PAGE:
WTI and Brent crude oil
As we saw in the previous part of this series, the crude oil market reacted to a possible lifting of the US crude oil export ban in yesterday’s trade. US crude oil prices rose almost 3%, and Brent oil rose 1.4%. The Brent and WTI (West Texas Intermediate) crude oil price spread is vital for US producers like ConocoPhillips (COP), Noble Energy (NBL), Hess Corporation (HES), and Pioneer Natural Resources (PXD) to benefit from the lifting of the US crude oil export ban.
The Brent and WTI crude oil price spread peaked at $14 per barrel in February 2015 and bottomed out at $1.10 per barrel in yesterday’s trade. The wider spread benefits US refiners like Phillips 66 (PSX), as they pay less for crude oil.
Brent crude oil is traded more than WTI crude oil in the world. Brent crude oil futures contracts account for 65% of the globally traded crude oil futures contracts. US crude oil is landlocked and is transported mainly by pipelines. However, Brent crude oil is transported via pipelines, oil tankers, and trucks.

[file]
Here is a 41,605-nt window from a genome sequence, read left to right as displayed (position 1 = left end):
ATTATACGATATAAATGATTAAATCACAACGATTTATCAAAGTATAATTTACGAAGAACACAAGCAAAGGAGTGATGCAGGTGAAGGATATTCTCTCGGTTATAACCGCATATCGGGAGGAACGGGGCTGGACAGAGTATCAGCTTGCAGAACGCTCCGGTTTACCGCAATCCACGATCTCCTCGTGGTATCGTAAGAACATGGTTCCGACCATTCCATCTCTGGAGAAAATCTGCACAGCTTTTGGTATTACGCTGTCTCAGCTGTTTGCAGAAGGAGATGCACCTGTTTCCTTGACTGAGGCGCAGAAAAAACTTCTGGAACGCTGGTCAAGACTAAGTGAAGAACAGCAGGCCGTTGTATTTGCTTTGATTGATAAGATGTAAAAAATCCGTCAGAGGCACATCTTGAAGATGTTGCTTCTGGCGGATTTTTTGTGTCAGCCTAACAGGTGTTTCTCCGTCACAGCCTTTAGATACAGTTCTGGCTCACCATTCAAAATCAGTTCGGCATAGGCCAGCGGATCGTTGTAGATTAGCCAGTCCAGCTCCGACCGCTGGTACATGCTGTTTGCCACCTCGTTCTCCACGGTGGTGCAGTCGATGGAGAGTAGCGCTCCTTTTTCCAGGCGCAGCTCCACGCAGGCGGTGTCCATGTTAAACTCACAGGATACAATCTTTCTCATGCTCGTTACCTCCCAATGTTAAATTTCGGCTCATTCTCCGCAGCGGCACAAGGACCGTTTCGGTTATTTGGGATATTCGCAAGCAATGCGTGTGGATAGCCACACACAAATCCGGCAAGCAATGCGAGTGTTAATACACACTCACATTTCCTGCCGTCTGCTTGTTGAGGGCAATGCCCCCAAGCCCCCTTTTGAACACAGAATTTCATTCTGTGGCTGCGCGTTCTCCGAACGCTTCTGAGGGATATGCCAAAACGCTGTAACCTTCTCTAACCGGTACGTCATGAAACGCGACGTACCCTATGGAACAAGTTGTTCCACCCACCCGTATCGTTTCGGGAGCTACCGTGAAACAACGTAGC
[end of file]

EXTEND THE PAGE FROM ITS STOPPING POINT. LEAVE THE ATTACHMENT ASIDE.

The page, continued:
Even if the United States lifts its crude oil export ban, the cost of transporting crude oil from the United States will be more expensive than the cost of transporting Brent crude oil. Thus, major importers like China will find it cheaper to import Brent crude oil. Why? The spread between Brent and WTI crude oil prices is a meager $1.10 per barrel. Industry experts suggest that the Brent and WTI crude oil price spread should be at least $4 per barrel for US oil producers’ exports to be profitable.
Thus, exporting US crude oil doesn’t make sense with the current spread, even if the US lifts its export ban. However, US producers could benefit when the spread between Brent and WTI crude oil prices widens over the long term. Read the next part of this series to see whether these benchmark prices are likely to converge or diverge.